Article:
October 11, 2023

Warrior spotlight celebrates Hispanic Heritage Month: Meet M.D.-Ph.D. student Rafael Ramos

Rafael Ramos is a first-generation Mexican-American enrolled in the Wayne State University School of Medicine’s M.D.-Ph.D. program. He was born in the United States and grew up in Mexico. He moved back to his birth country for higher education, earning a bachelor’s and master’s degree before moving to Detroit in the late 2010s. Ramos has completed his first two years of medical school, and is in his third year of the doctoral portion of his degrees. He is a candidate in Biomedical Engineering, funded by the Detroit Cardiovascular Training Program T32 grant hosted by the Department of Physiology. He also received a Michigan Space Grant Consortium Graduate Fellowship earlier this year.

Question: Why did you choose Wayne State University for your medical and doctoral degrees?

Answer: Having grown up in Mexico City, I wanted to receive my M.D. training in an urban environment, and Detroit seemed like an ideal fit after living in some smaller cities in upstate New York for college. For the M.D.-Ph.D. program specifically, the fact that I could train as an M.D. and get my Ph.D. in Biomedical Engineering, a program flexibility when compared to other schools, made the decision easier.

Q: Why is celebrating and recognizing Hispanic Heritage Month important to you?

Rafael Ramos, far right, with NAMS student coalition members at the 2023 LMSA National Conference, with Dr. Pilar Ortega, current Accreditation Council for Graduate Medical Education's Vice President of Diversity, Equity and Inclusion. 

A: Coming from a hard-working and driven Mexican family, dates like Hispanic Heritage Month are a nice reminder of where I come from since I am proud to be bi-national and bilingual – a nice bonus that I’m training to be dual-degree as well. I have made it a point to actively work on becoming versed and competent in both English and Spanish regarding both my medical and doctoral training as a result, and hope to keep this aspect of my identity present during the remainder of my training and beyond.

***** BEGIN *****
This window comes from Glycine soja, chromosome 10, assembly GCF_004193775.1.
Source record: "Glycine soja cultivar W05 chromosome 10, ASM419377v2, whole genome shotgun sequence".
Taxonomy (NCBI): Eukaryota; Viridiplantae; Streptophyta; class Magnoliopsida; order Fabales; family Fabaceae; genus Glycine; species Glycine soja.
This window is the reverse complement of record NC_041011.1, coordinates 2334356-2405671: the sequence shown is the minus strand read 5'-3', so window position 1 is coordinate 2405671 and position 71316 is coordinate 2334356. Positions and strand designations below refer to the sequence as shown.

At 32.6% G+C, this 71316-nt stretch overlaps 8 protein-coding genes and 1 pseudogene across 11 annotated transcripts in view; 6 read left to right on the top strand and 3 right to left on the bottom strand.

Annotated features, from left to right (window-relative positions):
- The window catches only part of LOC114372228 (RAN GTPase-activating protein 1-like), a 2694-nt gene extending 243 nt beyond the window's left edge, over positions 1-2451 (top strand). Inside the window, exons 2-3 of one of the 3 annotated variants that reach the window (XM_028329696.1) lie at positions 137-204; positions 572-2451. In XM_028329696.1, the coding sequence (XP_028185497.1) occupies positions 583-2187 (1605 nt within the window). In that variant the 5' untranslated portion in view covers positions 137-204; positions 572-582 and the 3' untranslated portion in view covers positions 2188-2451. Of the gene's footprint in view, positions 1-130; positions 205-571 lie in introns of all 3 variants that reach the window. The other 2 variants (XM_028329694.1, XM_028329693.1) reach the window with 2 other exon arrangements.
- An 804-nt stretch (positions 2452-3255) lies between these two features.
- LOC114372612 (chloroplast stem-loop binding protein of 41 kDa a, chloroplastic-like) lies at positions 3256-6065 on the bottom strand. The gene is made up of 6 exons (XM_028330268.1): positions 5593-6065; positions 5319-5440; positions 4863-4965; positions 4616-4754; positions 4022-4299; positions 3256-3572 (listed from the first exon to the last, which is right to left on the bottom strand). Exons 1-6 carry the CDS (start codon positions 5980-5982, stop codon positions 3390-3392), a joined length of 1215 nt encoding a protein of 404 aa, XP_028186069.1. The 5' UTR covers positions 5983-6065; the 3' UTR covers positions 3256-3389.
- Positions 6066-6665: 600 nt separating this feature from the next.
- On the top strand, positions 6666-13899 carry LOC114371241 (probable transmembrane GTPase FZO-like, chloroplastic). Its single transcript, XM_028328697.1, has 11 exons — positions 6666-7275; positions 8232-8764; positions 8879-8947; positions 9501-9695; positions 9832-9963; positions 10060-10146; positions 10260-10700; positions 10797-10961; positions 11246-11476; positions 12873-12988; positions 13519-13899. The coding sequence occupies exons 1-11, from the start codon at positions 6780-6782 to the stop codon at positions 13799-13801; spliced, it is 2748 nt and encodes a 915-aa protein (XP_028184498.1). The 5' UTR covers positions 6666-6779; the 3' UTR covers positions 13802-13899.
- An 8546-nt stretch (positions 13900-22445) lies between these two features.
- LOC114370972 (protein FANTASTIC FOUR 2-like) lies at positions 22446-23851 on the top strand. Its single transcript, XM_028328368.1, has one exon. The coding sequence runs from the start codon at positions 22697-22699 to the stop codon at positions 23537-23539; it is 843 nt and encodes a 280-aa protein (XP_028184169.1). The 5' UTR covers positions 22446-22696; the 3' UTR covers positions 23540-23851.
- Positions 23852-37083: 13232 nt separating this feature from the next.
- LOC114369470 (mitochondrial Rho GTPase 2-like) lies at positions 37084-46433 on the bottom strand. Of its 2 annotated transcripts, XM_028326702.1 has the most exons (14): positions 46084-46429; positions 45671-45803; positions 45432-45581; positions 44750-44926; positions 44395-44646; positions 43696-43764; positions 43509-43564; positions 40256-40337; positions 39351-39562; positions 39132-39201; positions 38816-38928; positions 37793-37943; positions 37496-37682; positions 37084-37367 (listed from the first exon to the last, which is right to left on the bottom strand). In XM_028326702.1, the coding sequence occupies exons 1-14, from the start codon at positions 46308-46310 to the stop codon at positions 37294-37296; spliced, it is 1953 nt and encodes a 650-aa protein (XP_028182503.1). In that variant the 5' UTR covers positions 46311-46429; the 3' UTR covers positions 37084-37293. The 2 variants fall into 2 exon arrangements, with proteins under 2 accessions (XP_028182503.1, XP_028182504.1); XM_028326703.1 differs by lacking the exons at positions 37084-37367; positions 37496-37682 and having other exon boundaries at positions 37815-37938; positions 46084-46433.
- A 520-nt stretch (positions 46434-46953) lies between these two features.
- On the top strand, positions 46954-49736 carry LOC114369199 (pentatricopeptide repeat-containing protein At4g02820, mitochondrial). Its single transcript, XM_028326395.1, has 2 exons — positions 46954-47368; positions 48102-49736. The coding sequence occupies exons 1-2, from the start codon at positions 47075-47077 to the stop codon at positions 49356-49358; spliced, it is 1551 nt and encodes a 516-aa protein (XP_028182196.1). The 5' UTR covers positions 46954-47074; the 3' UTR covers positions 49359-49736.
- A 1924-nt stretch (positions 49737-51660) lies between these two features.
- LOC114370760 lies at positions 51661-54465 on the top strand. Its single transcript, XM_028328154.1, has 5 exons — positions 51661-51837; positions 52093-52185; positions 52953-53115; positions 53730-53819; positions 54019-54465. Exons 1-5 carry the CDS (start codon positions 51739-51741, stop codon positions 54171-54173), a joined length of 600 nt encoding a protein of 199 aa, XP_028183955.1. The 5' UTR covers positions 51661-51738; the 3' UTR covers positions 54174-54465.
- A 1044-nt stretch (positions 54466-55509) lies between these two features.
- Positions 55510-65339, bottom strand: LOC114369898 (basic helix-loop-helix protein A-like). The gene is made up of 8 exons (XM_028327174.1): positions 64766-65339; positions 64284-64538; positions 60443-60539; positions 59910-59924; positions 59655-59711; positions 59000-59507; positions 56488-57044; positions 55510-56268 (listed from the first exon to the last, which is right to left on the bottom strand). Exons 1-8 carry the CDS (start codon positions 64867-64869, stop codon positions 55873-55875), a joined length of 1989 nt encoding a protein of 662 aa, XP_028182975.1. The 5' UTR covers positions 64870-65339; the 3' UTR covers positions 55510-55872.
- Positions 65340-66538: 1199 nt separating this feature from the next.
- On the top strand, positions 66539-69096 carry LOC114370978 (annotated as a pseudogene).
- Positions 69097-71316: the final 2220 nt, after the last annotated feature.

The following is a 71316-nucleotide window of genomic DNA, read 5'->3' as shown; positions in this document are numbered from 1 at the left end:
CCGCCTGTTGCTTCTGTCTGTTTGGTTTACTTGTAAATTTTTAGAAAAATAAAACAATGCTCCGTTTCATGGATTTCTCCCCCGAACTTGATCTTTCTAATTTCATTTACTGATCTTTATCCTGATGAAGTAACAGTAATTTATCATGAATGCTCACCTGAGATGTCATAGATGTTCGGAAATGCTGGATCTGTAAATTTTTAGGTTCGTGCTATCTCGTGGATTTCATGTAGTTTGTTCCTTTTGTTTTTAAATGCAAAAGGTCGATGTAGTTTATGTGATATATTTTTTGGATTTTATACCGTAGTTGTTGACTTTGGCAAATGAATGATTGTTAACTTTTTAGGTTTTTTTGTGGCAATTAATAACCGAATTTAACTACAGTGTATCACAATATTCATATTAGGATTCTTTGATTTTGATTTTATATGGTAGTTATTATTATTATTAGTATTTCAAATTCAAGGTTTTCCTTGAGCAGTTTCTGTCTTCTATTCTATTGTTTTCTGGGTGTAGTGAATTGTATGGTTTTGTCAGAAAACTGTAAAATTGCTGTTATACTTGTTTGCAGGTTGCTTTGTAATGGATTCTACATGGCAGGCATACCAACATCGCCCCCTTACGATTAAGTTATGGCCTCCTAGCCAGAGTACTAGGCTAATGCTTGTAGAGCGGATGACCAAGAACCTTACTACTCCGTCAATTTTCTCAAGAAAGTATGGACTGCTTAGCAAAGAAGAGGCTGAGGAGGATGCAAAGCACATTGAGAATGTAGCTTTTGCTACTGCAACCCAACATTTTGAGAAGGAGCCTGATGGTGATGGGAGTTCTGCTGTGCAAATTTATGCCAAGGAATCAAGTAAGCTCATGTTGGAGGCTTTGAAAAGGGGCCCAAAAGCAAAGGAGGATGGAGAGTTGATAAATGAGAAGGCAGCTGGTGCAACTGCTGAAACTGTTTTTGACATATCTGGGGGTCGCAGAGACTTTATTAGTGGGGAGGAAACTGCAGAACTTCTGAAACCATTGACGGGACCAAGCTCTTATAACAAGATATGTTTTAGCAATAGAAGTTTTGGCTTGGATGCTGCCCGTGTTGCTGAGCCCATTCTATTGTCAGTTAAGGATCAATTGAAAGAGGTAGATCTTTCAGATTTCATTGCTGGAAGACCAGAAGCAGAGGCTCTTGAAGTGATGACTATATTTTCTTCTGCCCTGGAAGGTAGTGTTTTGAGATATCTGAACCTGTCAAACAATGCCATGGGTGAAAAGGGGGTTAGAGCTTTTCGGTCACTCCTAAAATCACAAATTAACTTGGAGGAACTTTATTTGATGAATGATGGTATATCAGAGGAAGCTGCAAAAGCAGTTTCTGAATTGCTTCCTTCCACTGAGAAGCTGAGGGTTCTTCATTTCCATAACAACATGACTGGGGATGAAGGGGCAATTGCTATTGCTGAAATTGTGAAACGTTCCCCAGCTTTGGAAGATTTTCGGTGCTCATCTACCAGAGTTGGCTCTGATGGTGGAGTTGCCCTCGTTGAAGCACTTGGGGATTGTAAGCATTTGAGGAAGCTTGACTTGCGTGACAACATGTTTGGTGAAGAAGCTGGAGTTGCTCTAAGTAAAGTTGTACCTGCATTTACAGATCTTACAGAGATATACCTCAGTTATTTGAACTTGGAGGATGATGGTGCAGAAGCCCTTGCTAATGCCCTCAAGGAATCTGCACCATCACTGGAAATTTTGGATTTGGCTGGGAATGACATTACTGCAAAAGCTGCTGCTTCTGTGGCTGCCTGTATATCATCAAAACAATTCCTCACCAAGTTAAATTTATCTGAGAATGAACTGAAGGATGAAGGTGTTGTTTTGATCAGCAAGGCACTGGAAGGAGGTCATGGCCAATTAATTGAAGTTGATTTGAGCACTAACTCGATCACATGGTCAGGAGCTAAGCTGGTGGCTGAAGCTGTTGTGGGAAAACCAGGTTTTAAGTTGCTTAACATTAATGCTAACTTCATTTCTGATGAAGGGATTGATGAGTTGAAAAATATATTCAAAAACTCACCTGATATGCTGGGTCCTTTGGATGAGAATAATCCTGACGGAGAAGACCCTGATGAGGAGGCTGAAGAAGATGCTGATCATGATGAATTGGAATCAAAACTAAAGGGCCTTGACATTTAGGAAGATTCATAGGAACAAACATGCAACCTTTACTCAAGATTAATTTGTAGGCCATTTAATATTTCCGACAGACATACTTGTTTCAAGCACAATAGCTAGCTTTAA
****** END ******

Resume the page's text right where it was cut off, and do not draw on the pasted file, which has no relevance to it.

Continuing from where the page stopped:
Rafael Ramos, at left, works on a project for the Day of the Dead at the Detroit Institute of Arts.

Q: What is your favorite part of the Warrior M.D. community?

A: It offers a very nice blend of high-level research and collaboration potential, and the solid links to giving back to the city of Detroit through a number of student and professional organizations. The M.D.-Ph.D. student community has also given me some of my strongest professional and personal friendships, and I’m grateful to be part of such a wonderful community.

Q: What extracurricular activities are you involved with?

A: I’m happy and privileged that I’ve been able to stay involved with the School of Medicine’s Latin Medical Student Association chapter, helping with the Amigos Medicos clinic, and in the development of Spanish-language patient education resources for other clinics. I hope to stay involved with this group for as long as my time at Wayne allows.

I’m also happy that I’ve found ways to build links with our chapter, the Center for Latin American studies on main campus, and a plethora of community organizations that help the Spanish-speaking populations of the metropolitan Detroit area, especially in southwest Detroit.

Outside of Wayne State, I serve as Research and Analytics director for the LMSA National Board, a student leader for the National Association of Medical Spanish student coalition board and as a student liaison for the Medical Organization for Latino Advancement. These organizations have provided an amazing avenue to collaborate and learn from Latino/Hispanic/Spanish-origin physicians across the U.S. and have allowed me the opportunity to share many of the resources offered by these organization to members of the Wayne State community, and serve as a wonderful reinforcement to strive to finish my degree since I get to know so many inspirational people.

I’m grateful that I’ve also been able to become better acquainted with professional organizations on the biomedical engineering side, such as the Society for Biomaterials and the LatinX in BME professional group. I’m also very happily involved with the Aesculapians Honor Society, and have been involved in the Lampoon fundraising event for a few years.

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